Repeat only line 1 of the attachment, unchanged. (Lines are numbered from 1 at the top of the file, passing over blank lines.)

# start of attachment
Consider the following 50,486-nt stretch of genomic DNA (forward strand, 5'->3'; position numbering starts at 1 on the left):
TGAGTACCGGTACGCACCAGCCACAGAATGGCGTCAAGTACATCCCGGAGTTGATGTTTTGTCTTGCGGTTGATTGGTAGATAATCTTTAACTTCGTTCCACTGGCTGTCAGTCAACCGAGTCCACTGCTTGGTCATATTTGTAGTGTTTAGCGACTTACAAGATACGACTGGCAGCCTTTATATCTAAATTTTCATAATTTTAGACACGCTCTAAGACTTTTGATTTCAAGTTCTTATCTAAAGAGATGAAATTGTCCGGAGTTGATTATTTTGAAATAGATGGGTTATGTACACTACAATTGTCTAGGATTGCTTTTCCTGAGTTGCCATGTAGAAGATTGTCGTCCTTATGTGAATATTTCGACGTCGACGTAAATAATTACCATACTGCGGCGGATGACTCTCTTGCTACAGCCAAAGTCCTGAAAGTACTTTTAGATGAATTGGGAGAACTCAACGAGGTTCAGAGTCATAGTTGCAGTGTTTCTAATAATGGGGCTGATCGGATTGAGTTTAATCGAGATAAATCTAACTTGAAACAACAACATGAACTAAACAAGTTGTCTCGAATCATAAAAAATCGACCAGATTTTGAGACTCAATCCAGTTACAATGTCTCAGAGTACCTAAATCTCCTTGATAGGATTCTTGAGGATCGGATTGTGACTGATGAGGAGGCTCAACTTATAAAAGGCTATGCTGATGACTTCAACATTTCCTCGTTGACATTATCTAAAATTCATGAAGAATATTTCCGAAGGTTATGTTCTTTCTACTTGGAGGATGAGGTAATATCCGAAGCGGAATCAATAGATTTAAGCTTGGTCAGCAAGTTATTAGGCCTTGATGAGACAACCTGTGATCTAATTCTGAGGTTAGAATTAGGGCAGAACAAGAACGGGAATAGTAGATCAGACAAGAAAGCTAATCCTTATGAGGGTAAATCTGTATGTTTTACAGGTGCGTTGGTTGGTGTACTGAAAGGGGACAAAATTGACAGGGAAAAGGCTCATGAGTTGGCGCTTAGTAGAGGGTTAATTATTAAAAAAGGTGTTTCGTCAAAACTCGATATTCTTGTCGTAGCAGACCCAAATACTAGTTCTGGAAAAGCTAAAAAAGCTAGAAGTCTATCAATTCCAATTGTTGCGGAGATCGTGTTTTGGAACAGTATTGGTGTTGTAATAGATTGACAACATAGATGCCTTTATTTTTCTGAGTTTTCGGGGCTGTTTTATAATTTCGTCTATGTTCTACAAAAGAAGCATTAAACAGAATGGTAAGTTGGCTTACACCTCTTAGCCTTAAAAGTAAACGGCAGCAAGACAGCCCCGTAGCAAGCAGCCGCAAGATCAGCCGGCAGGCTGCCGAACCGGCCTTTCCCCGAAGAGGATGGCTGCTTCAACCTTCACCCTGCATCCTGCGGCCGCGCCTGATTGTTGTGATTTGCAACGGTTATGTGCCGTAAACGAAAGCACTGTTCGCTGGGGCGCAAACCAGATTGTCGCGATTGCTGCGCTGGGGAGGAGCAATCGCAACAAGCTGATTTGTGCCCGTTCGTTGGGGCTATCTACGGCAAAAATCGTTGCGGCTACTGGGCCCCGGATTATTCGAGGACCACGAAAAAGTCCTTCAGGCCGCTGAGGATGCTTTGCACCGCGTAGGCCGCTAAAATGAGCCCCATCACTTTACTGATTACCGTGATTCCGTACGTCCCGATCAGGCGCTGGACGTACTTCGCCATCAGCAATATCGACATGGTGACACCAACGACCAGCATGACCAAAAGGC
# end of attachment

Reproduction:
Consider the following 50,486-nt stretch of genomic DNA (forward strand, 5'->3'; position numbering starts at 1 on the left):